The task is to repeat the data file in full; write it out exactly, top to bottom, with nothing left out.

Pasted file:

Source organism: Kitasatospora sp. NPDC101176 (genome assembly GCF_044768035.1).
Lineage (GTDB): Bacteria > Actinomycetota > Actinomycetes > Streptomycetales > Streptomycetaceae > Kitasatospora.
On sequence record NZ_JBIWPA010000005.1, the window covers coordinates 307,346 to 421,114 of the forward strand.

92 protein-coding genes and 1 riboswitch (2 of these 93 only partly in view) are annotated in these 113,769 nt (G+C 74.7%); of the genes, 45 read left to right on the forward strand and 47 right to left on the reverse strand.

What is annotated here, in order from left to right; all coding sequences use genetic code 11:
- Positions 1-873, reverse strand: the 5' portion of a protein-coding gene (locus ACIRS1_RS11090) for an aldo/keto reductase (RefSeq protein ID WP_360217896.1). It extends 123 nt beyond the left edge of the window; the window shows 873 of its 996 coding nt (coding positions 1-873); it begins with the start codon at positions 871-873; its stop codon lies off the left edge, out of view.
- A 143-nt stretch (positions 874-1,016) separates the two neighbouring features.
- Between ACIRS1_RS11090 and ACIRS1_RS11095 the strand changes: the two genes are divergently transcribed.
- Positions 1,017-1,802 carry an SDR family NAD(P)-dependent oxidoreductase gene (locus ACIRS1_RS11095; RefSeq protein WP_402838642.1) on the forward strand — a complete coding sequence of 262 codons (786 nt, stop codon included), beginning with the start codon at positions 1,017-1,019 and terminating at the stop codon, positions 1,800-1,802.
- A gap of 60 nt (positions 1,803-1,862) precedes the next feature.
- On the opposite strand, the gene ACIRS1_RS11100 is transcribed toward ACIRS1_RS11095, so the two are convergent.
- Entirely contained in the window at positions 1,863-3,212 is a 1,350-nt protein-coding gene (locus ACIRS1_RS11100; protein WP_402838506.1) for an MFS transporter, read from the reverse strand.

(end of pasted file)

Source organism: Kitasatospora sp. NPDC101176 (genome assembly GCF_044768035.1).
Lineage (GTDB): Bacteria > Actinomycetota > Actinomycetes > Streptomycetales > Streptomycetaceae > Kitasatospora.
On sequence record NZ_JBIWPA010000005.1, the window covers coordinates 307,346 to 421,114 of the forward strand.

92 protein-coding genes and 1 riboswitch (2 of these 93 only partly in view) are annotated in these 113,769 nt (G+C 74.7%); of the genes, 45 read left to right on the forward strand and 47 right to left on the reverse strand.

What is annotated here, in order from left to right; all coding sequences use genetic code 11:
- Positions 1-873, reverse strand: the 5' portion of a protein-coding gene (locus ACIRS1_RS11090) for an aldo/keto reductase (RefSeq protein ID WP_360217896.1). It extends 123 nt beyond the left edge of the window; the window shows 873 of its 996 coding nt (coding positions 1-873); it begins with the start codon at positions 871-873; its stop codon lies off the left edge, out of view.
- A 143-nt stretch (positions 874-1,016) separates the two neighbouring features.
- Between ACIRS1_RS11090 and ACIRS1_RS11095 the strand changes: the two genes are divergently transcribed.
- Positions 1,017-1,802 carry an SDR family NAD(P)-dependent oxidoreductase gene (locus ACIRS1_RS11095; RefSeq protein WP_402838642.1) on the forward strand — a complete coding sequence of 262 codons (786 nt, stop codon included), beginning with the start codon at positions 1,017-1,019 and terminating at the stop codon, positions 1,800-1,802.
- A gap of 60 nt (positions 1,803-1,862) precedes the next feature.
- On the opposite strand, the gene ACIRS1_RS11100 is transcribed toward ACIRS1_RS11095, so the two are convergent.
- Entirely contained in the window at positions 1,863-3,212 is a 1,350-nt protein-coding gene (locus ACIRS1_RS11100; protein WP_402838506.1) for an MFS transporter, read from the reverse strand.